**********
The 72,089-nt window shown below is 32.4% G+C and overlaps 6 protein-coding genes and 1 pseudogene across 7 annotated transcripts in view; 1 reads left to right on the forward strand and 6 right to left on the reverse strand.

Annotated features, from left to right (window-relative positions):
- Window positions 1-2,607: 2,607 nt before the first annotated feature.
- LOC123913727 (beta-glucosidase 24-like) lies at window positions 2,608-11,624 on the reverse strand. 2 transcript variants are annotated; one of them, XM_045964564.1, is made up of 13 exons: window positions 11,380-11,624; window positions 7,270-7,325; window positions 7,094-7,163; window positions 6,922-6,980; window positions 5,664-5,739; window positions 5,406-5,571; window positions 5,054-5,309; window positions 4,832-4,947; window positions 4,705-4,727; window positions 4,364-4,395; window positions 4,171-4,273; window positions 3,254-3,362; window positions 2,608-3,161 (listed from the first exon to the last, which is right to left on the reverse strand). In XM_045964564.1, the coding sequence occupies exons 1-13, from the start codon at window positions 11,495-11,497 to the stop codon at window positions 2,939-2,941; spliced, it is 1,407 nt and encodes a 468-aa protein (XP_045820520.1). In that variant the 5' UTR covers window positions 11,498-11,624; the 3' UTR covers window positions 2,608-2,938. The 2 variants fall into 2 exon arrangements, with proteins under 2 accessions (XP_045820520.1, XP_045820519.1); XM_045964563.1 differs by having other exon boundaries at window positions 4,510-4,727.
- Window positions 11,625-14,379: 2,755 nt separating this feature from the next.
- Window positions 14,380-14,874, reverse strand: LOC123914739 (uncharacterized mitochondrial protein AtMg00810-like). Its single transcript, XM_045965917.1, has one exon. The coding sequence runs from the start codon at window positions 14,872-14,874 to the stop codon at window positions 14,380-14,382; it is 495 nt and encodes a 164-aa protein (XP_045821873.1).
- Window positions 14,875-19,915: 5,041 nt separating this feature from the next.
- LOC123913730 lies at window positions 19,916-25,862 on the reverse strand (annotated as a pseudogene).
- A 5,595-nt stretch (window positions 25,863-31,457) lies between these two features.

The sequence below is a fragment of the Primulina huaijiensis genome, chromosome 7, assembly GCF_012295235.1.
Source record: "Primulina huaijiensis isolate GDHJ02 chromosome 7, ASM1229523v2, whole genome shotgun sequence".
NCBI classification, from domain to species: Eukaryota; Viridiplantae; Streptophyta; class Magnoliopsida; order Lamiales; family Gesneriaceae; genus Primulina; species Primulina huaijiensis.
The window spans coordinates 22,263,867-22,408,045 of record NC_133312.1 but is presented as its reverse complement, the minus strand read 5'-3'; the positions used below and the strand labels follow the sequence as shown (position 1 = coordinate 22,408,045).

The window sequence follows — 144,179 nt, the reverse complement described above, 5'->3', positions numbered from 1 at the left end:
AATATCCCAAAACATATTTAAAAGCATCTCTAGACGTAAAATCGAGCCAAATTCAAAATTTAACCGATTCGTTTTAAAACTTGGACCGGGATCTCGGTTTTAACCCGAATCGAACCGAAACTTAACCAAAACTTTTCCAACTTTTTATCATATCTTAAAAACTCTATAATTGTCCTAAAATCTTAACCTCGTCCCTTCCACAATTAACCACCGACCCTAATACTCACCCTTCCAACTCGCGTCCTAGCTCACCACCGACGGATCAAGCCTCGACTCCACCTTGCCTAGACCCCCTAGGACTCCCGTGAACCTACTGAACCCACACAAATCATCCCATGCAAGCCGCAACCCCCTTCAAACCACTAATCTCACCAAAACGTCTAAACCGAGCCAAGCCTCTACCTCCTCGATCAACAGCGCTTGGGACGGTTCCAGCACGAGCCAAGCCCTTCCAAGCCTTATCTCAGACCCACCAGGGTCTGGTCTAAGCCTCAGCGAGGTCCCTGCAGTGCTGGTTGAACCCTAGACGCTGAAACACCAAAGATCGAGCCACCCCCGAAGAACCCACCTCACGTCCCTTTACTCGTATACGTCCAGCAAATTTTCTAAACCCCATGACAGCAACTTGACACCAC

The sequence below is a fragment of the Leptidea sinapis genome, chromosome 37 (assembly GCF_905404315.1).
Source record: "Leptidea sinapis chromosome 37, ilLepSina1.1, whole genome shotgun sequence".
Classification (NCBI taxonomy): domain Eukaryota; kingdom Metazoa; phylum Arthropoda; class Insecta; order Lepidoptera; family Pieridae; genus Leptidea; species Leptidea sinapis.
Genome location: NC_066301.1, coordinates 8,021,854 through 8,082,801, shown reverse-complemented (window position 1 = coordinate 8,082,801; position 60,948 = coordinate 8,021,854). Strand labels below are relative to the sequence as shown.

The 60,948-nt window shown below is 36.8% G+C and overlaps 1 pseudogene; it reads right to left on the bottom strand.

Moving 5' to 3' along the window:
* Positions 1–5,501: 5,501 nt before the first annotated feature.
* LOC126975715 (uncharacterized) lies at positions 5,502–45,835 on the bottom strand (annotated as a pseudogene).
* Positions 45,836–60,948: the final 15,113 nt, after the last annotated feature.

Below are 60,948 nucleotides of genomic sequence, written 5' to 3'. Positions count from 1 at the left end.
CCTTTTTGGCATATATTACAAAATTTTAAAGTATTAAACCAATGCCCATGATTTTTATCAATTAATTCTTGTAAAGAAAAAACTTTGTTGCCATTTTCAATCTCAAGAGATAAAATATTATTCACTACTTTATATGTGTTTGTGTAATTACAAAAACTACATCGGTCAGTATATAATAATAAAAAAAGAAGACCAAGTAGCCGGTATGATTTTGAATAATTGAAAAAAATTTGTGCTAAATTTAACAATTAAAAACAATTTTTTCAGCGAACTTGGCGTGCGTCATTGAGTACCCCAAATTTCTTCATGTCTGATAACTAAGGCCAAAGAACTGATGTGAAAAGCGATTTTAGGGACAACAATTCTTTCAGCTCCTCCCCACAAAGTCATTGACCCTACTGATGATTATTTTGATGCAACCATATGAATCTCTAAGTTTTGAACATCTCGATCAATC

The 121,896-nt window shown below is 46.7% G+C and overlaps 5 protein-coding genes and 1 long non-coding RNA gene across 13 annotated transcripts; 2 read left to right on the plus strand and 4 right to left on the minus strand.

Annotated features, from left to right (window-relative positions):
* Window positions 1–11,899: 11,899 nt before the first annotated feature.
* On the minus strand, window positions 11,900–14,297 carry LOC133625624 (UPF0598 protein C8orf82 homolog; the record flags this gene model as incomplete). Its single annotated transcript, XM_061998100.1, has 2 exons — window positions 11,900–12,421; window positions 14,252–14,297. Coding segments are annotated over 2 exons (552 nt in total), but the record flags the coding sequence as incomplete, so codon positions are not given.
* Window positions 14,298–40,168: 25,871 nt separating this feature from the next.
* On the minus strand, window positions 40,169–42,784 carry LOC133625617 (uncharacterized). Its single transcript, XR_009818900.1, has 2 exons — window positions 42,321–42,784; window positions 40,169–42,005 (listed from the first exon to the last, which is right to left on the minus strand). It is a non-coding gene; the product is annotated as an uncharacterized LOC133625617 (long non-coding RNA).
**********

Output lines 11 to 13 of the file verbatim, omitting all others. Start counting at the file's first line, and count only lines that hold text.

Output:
Source record: "Primulina huaijiensis isolate GDHJ02 chromosome 7, ASM1229523v2, whole genome shotgun sequence".
NCBI classification, from domain to species: Eukaryota; Viridiplantae; Streptophyta; class Magnoliopsida; order Lamiales; family Gesneriaceae; genus Primulina; species Primulina huaijiensis.
The window spans coordinates 22,263,867-22,408,045 of record NC_133312.1 but is presented as its reverse complement, the minus strand read 5'-3'; the positions used below and the strand labels follow the sequence as shown (position 1 = coordinate 22,408,045).